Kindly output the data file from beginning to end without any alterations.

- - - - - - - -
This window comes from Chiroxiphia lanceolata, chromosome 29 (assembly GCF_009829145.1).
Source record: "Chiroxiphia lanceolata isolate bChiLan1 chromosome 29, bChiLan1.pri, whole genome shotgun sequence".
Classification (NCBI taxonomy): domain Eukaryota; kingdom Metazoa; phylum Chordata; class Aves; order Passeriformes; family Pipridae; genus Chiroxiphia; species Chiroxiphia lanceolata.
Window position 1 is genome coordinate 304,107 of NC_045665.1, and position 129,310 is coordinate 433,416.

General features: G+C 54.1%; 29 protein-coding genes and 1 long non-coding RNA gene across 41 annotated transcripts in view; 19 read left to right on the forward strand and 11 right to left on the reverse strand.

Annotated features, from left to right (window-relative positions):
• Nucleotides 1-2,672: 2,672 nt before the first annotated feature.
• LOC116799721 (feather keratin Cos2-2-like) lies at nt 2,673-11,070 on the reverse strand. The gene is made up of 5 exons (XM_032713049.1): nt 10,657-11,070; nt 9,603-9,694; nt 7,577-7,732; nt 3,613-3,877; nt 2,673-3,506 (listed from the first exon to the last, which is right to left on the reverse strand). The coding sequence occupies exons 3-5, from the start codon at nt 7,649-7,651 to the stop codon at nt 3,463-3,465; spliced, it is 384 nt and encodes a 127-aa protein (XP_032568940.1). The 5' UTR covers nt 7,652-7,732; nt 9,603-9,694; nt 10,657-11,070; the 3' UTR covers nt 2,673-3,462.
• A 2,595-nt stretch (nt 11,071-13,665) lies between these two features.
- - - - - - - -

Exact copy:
This window comes from Chiroxiphia lanceolata, chromosome 29 (assembly GCF_009829145.1).
Source record: "Chiroxiphia lanceolata isolate bChiLan1 chromosome 29, bChiLan1.pri, whole genome shotgun sequence".
Classification (NCBI taxonomy): domain Eukaryota; kingdom Metazoa; phylum Chordata; class Aves; order Passeriformes; family Pipridae; genus Chiroxiphia; species Chiroxiphia lanceolata.
Window position 1 is genome coordinate 304,107 of NC_045665.1, and position 129,310 is coordinate 433,416.

General features: G+C 54.1%; 29 protein-coding genes and 1 long non-coding RNA gene across 41 annotated transcripts in view; 19 read left to right on the forward strand and 11 right to left on the reverse strand.

Annotated features, from left to right (window-relative positions):
• Nucleotides 1-2,672: 2,672 nt before the first annotated feature.
• LOC116799721 (feather keratin Cos2-2-like) lies at nt 2,673-11,070 on the reverse strand. The gene is made up of 5 exons (XM_032713049.1): nt 10,657-11,070; nt 9,603-9,694; nt 7,577-7,732; nt 3,613-3,877; nt 2,673-3,506 (listed from the first exon to the last, which is right to left on the reverse strand). The coding sequence occupies exons 3-5, from the start codon at nt 7,649-7,651 to the stop codon at nt 3,463-3,465; spliced, it is 384 nt and encodes a 127-aa protein (XP_032568940.1). The 5' UTR covers nt 7,652-7,732; nt 9,603-9,694; nt 10,657-11,070; the 3' UTR covers nt 2,673-3,462.
• A 2,595-nt stretch (nt 11,071-13,665) lies between these two features.